Thomas Elam, an agriculture consultant and owner of Indiana-based FarmEcon LLC, said retail prices for chicken and turkey saw the first increases, with the per-pound price for chicken up 30 to 40 cents from a year ago.
Poultry prices have gone up first because the production cycle for that commodity is quicker, Elam said.
But the push for ethanol, which largely is derived from corn, is pushing up grain prices across the board, Elam said. That means higher prices for consumers, sooner or later.
"We may have moved to a new permanently higher cost of production," Elam said. "It's the foods we consume more in a raw form that are affected by these prices, and they're going to be pretty heavily affected."
Time to search for bargains
The debate is moot for many U.S. families who already are struggling to put gas in the car, pay the mortgage and put food on the picnic table.
This year, the price for a pack of hot dogs has climbed almost 7 percent to $4.29. A 2-liter bottle of soda and a 16-ounce bag of potato chips jumped more than 10 percent to $1.33 and $3.89, respectively, while a package of eight hamburger buns costs $1.61, 17 percent more.
The surge in prices is forcing people to try to cut corners and find bargains where they can, such as buying store brands.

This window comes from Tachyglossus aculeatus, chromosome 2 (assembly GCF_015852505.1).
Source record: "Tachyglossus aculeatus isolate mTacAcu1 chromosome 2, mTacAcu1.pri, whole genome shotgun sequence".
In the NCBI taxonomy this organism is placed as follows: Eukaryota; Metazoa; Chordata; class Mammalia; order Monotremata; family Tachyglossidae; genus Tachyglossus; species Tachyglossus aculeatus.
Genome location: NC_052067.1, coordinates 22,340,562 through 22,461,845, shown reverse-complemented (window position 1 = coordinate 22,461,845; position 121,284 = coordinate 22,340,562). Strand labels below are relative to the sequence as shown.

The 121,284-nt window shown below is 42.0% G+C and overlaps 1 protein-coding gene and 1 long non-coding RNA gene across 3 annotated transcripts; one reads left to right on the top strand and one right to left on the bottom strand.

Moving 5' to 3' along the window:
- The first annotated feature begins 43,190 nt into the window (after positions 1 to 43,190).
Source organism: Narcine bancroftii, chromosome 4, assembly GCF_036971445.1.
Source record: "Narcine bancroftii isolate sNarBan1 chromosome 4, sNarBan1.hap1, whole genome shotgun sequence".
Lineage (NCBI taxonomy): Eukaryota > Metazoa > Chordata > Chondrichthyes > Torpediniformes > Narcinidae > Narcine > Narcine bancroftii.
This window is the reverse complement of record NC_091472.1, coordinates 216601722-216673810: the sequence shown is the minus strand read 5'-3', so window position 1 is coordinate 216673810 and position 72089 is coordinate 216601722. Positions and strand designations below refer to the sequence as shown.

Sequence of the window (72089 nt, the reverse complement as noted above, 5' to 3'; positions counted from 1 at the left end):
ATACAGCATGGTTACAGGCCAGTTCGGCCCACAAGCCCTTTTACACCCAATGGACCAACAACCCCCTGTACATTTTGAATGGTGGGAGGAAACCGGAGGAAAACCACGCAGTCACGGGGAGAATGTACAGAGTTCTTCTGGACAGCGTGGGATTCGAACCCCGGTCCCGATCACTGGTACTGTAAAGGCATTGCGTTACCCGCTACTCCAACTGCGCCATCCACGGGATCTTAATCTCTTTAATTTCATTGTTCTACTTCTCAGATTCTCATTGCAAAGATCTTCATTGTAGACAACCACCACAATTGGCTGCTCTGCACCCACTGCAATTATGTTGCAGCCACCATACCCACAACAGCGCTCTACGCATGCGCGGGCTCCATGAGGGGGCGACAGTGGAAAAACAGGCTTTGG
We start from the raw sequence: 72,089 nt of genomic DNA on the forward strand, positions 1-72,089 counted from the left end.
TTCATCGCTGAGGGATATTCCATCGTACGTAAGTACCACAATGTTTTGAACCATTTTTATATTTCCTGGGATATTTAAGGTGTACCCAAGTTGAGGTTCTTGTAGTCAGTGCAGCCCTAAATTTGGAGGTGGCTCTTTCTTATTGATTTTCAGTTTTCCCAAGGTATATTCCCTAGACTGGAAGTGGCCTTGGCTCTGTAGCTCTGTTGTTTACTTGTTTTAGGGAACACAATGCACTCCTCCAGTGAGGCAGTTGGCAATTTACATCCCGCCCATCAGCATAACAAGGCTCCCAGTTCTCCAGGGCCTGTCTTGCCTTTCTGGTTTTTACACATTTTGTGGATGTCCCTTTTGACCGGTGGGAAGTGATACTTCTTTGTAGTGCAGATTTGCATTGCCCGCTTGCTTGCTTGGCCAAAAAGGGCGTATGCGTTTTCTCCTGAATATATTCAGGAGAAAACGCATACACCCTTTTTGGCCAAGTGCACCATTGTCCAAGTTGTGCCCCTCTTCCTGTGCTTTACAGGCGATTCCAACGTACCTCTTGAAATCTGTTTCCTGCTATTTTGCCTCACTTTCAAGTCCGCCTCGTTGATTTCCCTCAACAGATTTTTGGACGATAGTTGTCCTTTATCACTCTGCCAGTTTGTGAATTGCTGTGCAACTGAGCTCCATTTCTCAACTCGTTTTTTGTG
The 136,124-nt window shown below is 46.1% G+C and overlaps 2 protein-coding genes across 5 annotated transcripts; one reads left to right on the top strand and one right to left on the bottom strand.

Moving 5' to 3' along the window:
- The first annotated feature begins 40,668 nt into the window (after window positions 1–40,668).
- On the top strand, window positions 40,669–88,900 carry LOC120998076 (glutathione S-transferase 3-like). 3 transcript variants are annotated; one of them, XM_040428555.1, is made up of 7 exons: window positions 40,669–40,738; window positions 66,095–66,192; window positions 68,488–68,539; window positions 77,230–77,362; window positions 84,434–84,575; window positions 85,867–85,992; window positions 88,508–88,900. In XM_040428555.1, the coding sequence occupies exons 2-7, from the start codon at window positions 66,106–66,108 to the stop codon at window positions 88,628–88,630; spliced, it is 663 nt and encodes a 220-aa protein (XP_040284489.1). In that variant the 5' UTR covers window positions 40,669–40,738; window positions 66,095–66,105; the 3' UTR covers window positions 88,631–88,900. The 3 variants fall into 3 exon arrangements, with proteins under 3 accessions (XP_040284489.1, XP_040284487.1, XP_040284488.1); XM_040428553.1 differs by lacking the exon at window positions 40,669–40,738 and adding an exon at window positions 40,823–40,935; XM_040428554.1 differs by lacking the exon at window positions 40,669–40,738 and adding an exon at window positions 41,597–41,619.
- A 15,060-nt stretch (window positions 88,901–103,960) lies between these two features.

A recent study by the Food Marketing Institute found that about a third more shoppers are limiting themselves to frozen or boxed foods instead of fresh items this year, while nearly half said they bought fewer foods overall.
But 55-year-old Cherise Tilly, who lives with her mother in Cincinnati, said she still buys more expensive items such as steak, ribs or chicken for grilling along with relatively cheaper meats including hamburgers and hot dogs.
"My mother keeps worrying and says we need to cut back more, but getting together with friends to eat is one of the pleasures in life," said Tilly while shopping at a Kroger store.
Other shoppers may be more reluctant to indulge, and those paying close attention to prices in the aisles may worry they're being gouged by grocers, said National Retail Federation spokesman Scott Krugman.
"Consumers don't care why prices are increasing, they just want something to be done about it," Krugman said. "What they don't realize is how razor-thin profit margins are in terms of price increases on grocers, as well."
While beef prices have been high, chicken and pork prices are expected to rise as producers are feeling the brunt of higher costs for feed and fuel.
Scott Faber, a lobbyist for the Grocery Manufacturers Association, has criticized ethanol production. The group has been pushing Congress to increase research about making ethanol from inedible plant matter, such as wood chips, cornstalks and rice straw.
Faber said prices for meat will continue to rise in the next couple of years. Newly enacted federal ethanol mandates will drive the cost of corn higher, he said.
"We are just in the beginning of a period of significantly higher prices, and American families will continue to feel that impact as the cost for basic staples like milk, meat and eggs will grow dramatically," Faber said. "This holiday weekend surely reflects that."
Bee staff writer Ben van der Meer contributed to this report.